Re-posting this from our old blog because it is one of my favorites!

Pretty harsh opinion column in the Boston Globe this weekend, talking up Tesla and their desire to directly sell their cars to the public, versus the perceived downfalls of our current system of franchised dealerships. From the article, it appears that every consumer in America hates buying a car from a dealership, because every dealer sells cars exactly the same way and with exactly the same machinations and gamesmanship.

Admittedly there are lousy dealers in the marketplace, and even in well-regarded dealerships the complexities of the sales process – picking out the specific car, negotiating the price, coming to agreement on what a trade-in is worth, working out financing and after-sale products, getting the car registered and insured, as well as signing about 783 documents that are required to complete what is a very expensive sale – can lead to misunderstandings and conflict. But trust us – if you dare (!) – and understand that we really aren’t all that interested in ticking off potential customers. The system isn’t perfect and we always are looking at ways to make it better, but it really works out great for us if we have happy customers. If we treat our customers well, they actually come back and we stay in business.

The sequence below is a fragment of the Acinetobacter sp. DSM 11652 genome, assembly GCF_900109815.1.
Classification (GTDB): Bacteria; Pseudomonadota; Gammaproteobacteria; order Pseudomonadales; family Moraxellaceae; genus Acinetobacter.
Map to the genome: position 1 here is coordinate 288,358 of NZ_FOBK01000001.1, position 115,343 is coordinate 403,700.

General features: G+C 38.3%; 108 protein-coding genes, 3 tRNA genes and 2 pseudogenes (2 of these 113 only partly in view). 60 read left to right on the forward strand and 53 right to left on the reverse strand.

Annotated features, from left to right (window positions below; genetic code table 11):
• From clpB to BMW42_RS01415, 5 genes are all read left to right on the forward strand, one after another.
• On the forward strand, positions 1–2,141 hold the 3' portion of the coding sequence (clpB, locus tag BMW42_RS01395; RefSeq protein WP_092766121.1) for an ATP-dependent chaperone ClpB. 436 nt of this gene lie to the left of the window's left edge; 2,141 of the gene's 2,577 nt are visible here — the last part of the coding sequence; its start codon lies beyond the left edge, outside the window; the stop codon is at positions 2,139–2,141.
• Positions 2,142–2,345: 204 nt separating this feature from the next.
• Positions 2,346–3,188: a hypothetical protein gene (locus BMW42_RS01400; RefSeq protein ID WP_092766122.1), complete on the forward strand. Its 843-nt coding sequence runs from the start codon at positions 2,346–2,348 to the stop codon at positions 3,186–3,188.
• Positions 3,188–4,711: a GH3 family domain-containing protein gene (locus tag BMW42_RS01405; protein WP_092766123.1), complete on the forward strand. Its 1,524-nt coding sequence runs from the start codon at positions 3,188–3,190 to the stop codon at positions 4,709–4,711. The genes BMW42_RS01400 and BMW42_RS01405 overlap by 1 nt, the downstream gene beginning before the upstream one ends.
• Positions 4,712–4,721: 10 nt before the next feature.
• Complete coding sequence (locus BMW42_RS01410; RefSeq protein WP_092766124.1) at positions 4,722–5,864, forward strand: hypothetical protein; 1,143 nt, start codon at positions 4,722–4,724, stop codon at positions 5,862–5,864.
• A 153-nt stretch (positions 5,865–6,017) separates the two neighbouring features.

Not every dealership is staffed by fast-talking hucksters who want to screw the customer out of their hard-earned money. The modern automotive marketplace is more competitive than ever before, and most cars are built so well and have so many cool features that if you do a poor job presenting your product, there’s another dealer with another quality brand right down the street who will gladly take the customer’s business. Or another dealer with the same brand just a few miles away. If all dealerships sold cars like Kurt Russell or Robin Williams, then we wouldn’t be around much longer. And with the rise of social media and online reviews, it is pretty easy today to figure out which dealerships you should steer clear of.

There is always room for reasoned debate on the current dealership-based system versus direct sales from the manufacturers. It’s a complex issue, with manufacturers, state and local governments, dealers and consumers all having a vested interest. But can we stop reverting to the same tired, hoary formulas about how all dealerships are dastardly bastions of consumer-screwing salesmanship? It’s 2013, not 1952.